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8.3: Determining an Effective Essay Structure

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    15904
  • One common misconception students entertain when they approach literary analysis essays is the idea that the structure of the essay should follow the structure of the literary work. The events of short stories, novels, and plays are often related chronologically, in linear order from the moment when the first event occurs to the moment of the last. Yet, it can be awkward to write a literary analysis using the story’s chronology as a basic structure for your own essay. Often, this approach leads to an essay that simply summarizes the literary work. Since a literary analysis paper should avoid summary for summary’s sake, the writer should avoid an essay structure that results in that pattern: And then Brett goes to San Sebastian with Robert Cohn, and then she returns in time to meet her fiancé Mike Campbell, and then….

    Note that in Bill’s essay on The Sun Also Rises, he decided to focus on two significant metaphors and to dedicate a major section of his paper to each. He does not mention Brett’s trip to San Sebastian at all since it does not pertain directly to the paper’s discussion of the metaphors. How does he determine the paper’s arrangement? Why does he discuss the metaphor of Jake’s wound before that of the tainted bull fights? In the novel, we do learn of Jake’s wound first, and according to Bill, this metaphor helps establish the theme of psychological wounds caused by the war. So, chronology does influence the arrangement of the paper to some extent, but it is not the primary factor in the paper’s structure. Rather than beginning his paper with a description of Jake’s wound and then moving on to relate Brett’s trip to San Sebastian with Robert, the ensuing antics of the group in Paris, their journey to Spain, etc., on through the list of the novel’s plot events, Bill only includes the plot details supportive to his point, first illustrating the irreversible wounds of the group, represented by Jake’s war-wound, and second examining the spoiled bull fights representing the group’s irreparable loss of faith and hope. The arrangement of the paper does not reject chronological order simply for the sake of doing so—Bill relates the events in the sequence of their occurrence when it is reasonable. However, it is his focus on the two metaphors that provides the basic structure for his paper.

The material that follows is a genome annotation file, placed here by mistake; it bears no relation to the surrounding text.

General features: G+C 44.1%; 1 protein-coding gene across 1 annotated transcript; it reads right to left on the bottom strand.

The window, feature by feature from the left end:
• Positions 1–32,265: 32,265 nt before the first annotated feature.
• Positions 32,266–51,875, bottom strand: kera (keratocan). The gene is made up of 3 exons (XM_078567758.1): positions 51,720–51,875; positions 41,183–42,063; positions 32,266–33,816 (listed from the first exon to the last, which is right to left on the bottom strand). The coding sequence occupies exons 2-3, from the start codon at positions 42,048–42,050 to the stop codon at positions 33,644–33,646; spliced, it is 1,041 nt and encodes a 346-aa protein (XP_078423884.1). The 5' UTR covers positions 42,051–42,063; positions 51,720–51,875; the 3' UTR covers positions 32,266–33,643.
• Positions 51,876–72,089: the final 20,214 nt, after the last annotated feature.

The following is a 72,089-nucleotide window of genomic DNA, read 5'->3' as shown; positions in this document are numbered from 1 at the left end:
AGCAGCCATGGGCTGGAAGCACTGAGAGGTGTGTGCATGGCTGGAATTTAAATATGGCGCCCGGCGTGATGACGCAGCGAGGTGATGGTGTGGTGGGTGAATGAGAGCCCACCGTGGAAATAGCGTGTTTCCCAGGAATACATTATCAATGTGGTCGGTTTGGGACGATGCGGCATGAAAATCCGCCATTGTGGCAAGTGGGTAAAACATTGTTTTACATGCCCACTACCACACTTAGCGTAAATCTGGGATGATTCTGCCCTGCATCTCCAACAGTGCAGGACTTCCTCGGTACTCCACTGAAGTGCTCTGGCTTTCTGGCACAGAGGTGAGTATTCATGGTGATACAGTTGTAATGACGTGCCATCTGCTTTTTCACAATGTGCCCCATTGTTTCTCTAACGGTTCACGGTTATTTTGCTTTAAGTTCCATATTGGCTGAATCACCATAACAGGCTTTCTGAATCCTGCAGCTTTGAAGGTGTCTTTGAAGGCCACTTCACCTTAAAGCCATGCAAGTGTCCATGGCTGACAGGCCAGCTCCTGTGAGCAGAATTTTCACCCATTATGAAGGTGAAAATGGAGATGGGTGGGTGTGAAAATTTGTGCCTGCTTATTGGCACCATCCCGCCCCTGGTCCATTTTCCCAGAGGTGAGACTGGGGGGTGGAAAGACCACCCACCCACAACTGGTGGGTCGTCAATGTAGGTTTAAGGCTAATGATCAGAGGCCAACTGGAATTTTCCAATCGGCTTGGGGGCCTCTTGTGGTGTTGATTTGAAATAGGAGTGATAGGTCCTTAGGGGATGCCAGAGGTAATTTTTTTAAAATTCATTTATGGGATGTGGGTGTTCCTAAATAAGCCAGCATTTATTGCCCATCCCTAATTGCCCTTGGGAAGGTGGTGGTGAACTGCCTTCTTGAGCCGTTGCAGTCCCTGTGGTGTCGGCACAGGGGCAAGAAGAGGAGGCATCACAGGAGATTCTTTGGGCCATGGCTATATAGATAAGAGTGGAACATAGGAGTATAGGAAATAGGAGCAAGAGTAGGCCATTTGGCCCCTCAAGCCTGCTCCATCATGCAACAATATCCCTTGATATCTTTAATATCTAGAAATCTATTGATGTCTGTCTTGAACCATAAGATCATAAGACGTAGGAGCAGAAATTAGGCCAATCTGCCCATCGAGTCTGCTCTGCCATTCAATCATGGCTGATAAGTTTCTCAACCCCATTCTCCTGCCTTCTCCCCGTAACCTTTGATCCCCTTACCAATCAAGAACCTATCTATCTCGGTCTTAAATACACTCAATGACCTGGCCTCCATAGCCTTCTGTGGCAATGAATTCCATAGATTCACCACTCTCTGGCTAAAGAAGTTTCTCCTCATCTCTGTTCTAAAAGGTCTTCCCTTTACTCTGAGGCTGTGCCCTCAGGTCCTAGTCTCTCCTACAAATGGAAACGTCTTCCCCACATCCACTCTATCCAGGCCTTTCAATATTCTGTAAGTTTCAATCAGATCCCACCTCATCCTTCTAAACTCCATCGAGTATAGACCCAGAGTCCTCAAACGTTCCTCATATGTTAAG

Similarly, in Katherine Jones’s essay arguing that Brett Ashley is not a monster but a woman caught between two ideologies, she structures the paper this way:

    1. Brett Ashley as sympathetic character in spite of some readers’ disapproval of her behavior
      1. Description of Brett’s unconventional ways
      2. Signs that her rebellion takes its toll on her
        1. Alcohol
        2. Promiscuity
        3. Alienation and despair
    2. Conclusion: Her behavior is understandable given her challenging circumstances